Endodontic Treatment

You’re probably reading this because your endodontist has said you need endodontic treatment. If so, you’re not alone. More than 14 million teeth receive endodontic treatment each year. By choosing endodontic treatment, you are choosing to keep your natural teeth as a healthy foundation for chewing and biting for years to come.

If you’ve never had endodontic treatment-also known as root canal treatment- or if it’s been many years since your last procedure, you may have questions or outdated expectations.

This sheet answers your questions and explains how today ‘s endodontic treatment saves teeth. If you would like to know more, be sure to talk with your endodontist.

Who performs endodontic treatment?

Endoddontist’s are dentists with special training in endodontic procedures. They do only endodontics in their practices because they are specialists. To become specialists, they complete dental school and additional two or more years of advanced training in endodontics. They perform routine as well as difficult and very complex endodontic procedures, including endodontic surgery.

Endodontists are also experienced at finding the cause of oral and facial pain that has been difficult to diagnose.

What is endodontic treatment?

“Endo” is the Greek word for “inside” and “odont” is Greek for “ tooth”. Endodontic treatment treats the inside of the tooth.

To understand endodontic treatment, it helps to know something about the anatomy of the tooth. Inside the tooth, under the white enamel and a hard layer called the dentin, is a soft tissue called the pulp. The pulp contains blood vessels, nerves and connective tissues and creates the surrounding hard tissues of the tooth during development.

The pulp extends from the crown of the tooth to the tip of the roots where it connects to the tissues surrounding the root. The pulp is important during a tooth’s growth and development. However, once a tooth is fully mature it can survive without the pulp, because the tooth continues to be nourished by the tissues surrounding it.

Why would I need an endodontic procedure?

Endodontic treatment is necessary when the pulp becomes inflamed or infected. The inflammation or infection can have a variety of causes: deep decay, repeated dental procedures on the tooth, or a crack or in the tooth. In addition, a blow to a tooth may cause pulp damage even if the tooth has no visible chips or cracks. If pulpal inflammation or infection is left untreated, it can cause pain or lead to an abscess. Signs of pulp damage include pain, prolonged sensitivity to heat or cold, discoloration of the tooth, and swelling and tenderness in the nearby gums. Sometimes there are no symptoms.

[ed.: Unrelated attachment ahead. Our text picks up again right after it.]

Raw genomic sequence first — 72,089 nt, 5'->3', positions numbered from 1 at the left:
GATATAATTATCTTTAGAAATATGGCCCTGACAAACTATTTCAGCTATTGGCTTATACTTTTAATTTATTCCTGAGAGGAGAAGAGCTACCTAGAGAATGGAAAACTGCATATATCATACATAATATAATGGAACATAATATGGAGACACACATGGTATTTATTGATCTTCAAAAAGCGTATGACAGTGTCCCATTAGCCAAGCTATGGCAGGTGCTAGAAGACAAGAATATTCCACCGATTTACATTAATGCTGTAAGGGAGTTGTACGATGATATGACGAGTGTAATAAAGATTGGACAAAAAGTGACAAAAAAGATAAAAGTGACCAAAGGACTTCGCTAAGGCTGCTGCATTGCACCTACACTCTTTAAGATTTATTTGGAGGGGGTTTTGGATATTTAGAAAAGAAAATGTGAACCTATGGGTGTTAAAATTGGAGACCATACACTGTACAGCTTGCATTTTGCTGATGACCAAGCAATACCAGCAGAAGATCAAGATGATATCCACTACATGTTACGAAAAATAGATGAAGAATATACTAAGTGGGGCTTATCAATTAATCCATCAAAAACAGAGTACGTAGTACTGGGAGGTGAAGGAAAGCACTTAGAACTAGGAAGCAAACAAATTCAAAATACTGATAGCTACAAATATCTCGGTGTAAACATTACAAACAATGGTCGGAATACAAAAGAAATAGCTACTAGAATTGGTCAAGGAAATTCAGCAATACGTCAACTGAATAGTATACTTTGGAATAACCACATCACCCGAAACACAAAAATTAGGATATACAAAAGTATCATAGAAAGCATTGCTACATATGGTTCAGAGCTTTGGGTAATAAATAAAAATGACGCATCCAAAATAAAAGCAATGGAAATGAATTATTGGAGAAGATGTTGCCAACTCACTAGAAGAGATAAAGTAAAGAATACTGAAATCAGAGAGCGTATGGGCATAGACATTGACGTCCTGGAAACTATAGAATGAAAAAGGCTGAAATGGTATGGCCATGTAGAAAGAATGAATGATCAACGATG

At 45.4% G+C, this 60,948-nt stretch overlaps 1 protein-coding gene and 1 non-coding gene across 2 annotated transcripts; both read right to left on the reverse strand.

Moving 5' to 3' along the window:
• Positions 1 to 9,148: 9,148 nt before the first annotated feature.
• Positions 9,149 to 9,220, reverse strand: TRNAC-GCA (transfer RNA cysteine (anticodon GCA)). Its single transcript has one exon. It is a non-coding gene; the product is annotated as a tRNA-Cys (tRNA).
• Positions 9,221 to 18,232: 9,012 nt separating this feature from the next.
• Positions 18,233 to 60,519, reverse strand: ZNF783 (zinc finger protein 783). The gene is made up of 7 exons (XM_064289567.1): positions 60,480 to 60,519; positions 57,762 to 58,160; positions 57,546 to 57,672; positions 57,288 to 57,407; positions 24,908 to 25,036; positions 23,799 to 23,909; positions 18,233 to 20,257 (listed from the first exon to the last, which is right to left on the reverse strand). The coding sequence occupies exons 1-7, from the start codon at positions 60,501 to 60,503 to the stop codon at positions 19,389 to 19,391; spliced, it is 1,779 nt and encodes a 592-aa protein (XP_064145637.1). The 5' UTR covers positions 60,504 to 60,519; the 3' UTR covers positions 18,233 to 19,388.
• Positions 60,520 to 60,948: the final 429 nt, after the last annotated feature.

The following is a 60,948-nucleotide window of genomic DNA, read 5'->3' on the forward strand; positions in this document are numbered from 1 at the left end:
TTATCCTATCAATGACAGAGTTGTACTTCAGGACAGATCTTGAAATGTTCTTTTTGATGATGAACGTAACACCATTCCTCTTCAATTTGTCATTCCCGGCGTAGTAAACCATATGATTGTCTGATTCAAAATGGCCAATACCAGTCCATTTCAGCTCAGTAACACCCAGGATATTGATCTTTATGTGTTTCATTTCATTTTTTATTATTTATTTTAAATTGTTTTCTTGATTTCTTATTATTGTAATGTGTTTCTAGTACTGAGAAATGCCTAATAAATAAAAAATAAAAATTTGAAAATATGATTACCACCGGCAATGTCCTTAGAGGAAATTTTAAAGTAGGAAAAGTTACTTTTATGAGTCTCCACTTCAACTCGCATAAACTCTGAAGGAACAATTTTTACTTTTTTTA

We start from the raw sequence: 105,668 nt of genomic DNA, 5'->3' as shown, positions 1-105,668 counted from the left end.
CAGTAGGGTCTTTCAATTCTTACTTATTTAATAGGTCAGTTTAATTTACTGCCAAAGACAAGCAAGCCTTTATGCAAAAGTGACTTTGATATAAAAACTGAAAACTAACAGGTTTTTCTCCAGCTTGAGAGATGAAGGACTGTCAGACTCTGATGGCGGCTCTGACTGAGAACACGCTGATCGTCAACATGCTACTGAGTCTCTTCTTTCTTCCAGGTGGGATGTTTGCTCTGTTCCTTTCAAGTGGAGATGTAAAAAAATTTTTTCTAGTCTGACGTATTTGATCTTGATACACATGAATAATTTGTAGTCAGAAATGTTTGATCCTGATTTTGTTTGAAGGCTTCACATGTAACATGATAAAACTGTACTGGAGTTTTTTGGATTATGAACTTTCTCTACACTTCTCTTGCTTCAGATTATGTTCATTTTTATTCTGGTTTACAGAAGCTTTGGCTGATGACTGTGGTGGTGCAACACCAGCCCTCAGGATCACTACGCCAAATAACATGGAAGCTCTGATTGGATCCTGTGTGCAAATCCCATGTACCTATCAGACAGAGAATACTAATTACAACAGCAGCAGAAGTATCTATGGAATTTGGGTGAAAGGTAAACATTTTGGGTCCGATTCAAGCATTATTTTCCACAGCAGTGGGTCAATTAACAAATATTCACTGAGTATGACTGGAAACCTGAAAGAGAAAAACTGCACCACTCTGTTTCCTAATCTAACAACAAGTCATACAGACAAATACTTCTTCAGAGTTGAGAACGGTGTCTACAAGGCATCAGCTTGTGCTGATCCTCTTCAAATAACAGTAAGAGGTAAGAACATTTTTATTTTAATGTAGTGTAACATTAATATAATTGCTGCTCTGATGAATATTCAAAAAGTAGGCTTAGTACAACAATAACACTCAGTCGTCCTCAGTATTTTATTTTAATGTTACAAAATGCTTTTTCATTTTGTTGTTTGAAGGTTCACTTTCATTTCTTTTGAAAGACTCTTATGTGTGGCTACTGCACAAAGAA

How does endodontic treatment save the tooth?

The endodontist removes the inflamed or infected pulp, carefully cleans and shapes the inside of the tooth, then fills and seals the space. Afterwards, you will return to your dentist, who will place a crown

or other restoration on the tooth to protect and restore it to full function After restoration, the tooth continues to function like any other tooth.

Will I feel pain during or after the procedure?

Many endodontic procedures are performed to relieve the pain of toothaches caused by pulp inflammation or infection. With modern techniques and anesthetics, patients report they are comfortable during the procedure. For the first few days after treatment, your tooth may feel sensitive, especially if there was pain or infection before the procedure. This discomfort can be relieved with over the counter or prescription medications. Follow your endodontist’s instruction carefully.

Your tooth may continue to feel slightly different from your other teeth for some time after your endodontic treatment is completed However, if you have severe pain or pressure of pain that lasts more that a few days, call your endodontist.

Will the tooth need any special care or additional treatment?

You should not chew or bite on the treated tooth until you have had it restored by your dentist. The unrestored tooth is susceptible to fracture, so you should see your dentist for a full restoration as soon as possible. Most endodontically treated teeth last as long as other natural teeth. In a few cases, a tooth that has undergone endodontic treatment fails to heal or the pain continues. Occasionally, the tooth may become painful or diseased months or even years after successful treatment. Often when this happens, another endodontic procedure can save the tooth.

What causes an endodontically treated tooth to need additional treatment?

New trauma, deep decay or a loose, cracked or broken filling can cause new infection in your tooth. In some cases, the endodontist may discover very narrow or curve canals that could not be treated during the initial procedure.

Can all teeth be treated endodontically?

Most teeth can be treated. Occasionally, a tooth can’t be saved because the root canals are not accessible, the root is severely fractured, the tooth doesn’t have adequate bone support, or the tooth cannot be restored. However advances in endodontics are making it possible to save teeth that even few years ago would have been lost. And, when endodontic treatment is not effective, endodontic surgery may be able to save the tooth.

What are the alternatives to endodontic treatment?

When the pulp of the tooth is damaged, the only alternative to endodontic treatment is extraction of the tooth. To restore chewing function and to prevent adjacent teeth from shifting, the tooth must often be replaced with an implant or a bridge. This requires surgery or dental procedures on adjacent healthy teeth and can be far more costly and time-consuming than endodontic treatment and restoration of the natural tooth. No matter how effective modern tooth replacements are-and they can be very effective-nothing is as good as a natural tooth.